Who Is My Neighbor in a Time of Social Distancing?
Published on: 3 days ago
Social distancing and lockdowns of entire communities have profoundly affected the mundane routines of work and school to what we do in our free time, how we worship, where we travel (or not!), and what we do as a global community.
They have insinuated themselves into the sacred as well. Church services have been canceled, and access to sacred sites has been restricted. These restrictions have challenged personal freedom and governance. Country borders are closed, planes are grounded, ships cannot dock, and trains have come to a standstill.
Instead of drawing together as we naturally crave in a time of crisis, fear of contracting the disease from others pushes us apart. The COVID-19 pandemic has claimed thousands of lives around the world, then robbed their loved ones of a funeral to mourn them.
A WAKE-UP CALL
The pandemic has been a wakeup call. Science, money, technology, and government have failed to prevent COVID-19. While medicine can manage symptoms, it cannot cure the disease. The things that absorb our time and thoughts have been affected: school, work, social routines, entertainment, shopping, and freedom of movement and association. Our very health and lives are at stake. When everything is stripped away, we’re confronted with who and what really matters.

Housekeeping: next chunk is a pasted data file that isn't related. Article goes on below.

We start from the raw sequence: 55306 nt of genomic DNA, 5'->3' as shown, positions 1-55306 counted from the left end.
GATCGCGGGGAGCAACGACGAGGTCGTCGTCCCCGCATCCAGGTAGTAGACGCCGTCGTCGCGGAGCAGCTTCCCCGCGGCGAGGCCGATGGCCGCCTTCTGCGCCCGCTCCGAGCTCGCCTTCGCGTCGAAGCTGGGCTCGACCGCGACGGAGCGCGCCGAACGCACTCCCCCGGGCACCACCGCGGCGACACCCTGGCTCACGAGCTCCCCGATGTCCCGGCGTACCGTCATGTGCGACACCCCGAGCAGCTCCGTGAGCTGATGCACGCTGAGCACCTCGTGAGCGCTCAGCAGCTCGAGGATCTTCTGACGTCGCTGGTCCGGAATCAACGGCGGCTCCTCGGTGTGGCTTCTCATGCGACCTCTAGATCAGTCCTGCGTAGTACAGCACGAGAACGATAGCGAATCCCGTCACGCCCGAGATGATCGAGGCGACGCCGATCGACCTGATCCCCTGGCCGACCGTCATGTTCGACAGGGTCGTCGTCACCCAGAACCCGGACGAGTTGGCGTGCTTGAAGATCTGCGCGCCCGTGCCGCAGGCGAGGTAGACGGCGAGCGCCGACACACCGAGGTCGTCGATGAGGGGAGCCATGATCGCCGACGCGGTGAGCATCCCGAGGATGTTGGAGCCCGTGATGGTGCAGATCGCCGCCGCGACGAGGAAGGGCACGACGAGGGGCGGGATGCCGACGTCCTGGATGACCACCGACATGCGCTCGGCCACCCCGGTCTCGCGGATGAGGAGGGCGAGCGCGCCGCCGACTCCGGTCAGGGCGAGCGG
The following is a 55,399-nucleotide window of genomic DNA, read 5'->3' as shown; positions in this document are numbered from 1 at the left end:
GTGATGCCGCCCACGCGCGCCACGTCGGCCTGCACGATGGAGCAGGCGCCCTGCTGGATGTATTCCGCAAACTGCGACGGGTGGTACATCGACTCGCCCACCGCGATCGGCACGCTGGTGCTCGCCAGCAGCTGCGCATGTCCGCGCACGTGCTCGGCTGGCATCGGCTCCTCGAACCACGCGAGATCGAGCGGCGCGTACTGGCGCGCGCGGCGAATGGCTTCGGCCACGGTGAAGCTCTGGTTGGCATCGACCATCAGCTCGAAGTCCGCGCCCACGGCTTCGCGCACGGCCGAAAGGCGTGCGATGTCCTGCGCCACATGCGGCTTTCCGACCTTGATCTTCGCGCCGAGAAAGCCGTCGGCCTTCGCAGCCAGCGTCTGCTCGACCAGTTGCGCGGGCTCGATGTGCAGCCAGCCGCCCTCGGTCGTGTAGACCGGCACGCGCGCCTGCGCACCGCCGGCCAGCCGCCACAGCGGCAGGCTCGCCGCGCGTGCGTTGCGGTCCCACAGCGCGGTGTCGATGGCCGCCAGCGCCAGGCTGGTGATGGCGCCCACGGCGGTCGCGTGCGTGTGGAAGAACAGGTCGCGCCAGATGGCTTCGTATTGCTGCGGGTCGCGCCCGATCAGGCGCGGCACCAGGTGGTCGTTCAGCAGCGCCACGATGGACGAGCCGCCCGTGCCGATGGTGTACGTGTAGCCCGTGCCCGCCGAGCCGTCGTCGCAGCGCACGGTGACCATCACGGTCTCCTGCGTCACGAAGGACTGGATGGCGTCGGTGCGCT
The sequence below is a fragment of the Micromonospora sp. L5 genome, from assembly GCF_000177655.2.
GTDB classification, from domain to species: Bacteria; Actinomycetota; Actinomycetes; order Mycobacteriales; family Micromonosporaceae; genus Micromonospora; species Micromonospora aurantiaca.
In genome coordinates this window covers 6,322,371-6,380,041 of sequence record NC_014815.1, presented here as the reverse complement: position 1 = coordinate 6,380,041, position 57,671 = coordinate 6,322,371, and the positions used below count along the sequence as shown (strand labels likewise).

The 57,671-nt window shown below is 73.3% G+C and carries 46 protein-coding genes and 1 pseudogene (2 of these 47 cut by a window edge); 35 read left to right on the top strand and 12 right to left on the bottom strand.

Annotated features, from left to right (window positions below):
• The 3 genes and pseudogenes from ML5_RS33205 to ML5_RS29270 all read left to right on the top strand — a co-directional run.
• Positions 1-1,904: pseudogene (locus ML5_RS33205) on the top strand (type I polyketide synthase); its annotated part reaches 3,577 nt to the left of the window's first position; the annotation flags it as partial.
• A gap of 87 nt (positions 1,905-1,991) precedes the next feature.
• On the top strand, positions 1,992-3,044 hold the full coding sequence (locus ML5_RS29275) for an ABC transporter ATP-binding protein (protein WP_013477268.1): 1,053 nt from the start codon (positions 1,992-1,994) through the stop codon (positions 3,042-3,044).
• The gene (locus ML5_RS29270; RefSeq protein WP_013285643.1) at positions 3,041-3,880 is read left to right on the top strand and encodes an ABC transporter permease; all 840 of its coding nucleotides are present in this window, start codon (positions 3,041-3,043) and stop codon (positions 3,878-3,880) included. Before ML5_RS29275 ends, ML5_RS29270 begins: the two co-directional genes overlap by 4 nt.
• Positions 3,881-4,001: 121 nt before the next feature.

We’ve had to find new ways to learn and work, to collaborate and care for the aged and vulnerable in our families and communities. The situation challenged us to ask again of Christ, “Who is my neighbor?” (Luke 10:29).
In the parable of the good Samaritan, the first one to stumble upon the half-dead victim kept his distance and passed by on the other side. The second also kept social distance. Both these men had protocols to follow, consistent with their responsibilities to society. With no thought for his own safety, the unlikely hero responded out of compassion. And when he had done all he could in the time he had, he entrusted the man in need to an innkeeper to continue his care with the promise that he would settle any balance upon his return.¹
The answer to the question “Who is my neighbor?” will be found in a myriad of ways. Every problem and challenge is a call to creative ministry. Every need is an opportunity to respond. Everyone can do something. God has entrusted our neighbors into our care—whether they be next door or a mouse click away. God has given us resources for the task—talents, creativity, and His Spirit.
And what creativity we have seen! Delivering or donating food for seniors and those in need despite being in lockdown;² making videos to uphold faith,³ to affirm isolated grandparents,⁴ or to help children;⁵ speaking out against racism; crafting online worship and prayer meetings; sewing colorful face masks; and so much more. Creativity flourishes best under constraints. No effort is wasted when we carry out His bidding.
When Christ returns—sooner than any might suppose—we can be sure that He will find His own creative ways to settle any outstanding balances.
¹ Raul Lozano, “The Innkeeper, My Teacher,” presented at the Regional Summit on Adventist Education for NSD, SPD, SSD, and SUD, Bangkok, Thailand, January 29, 2018.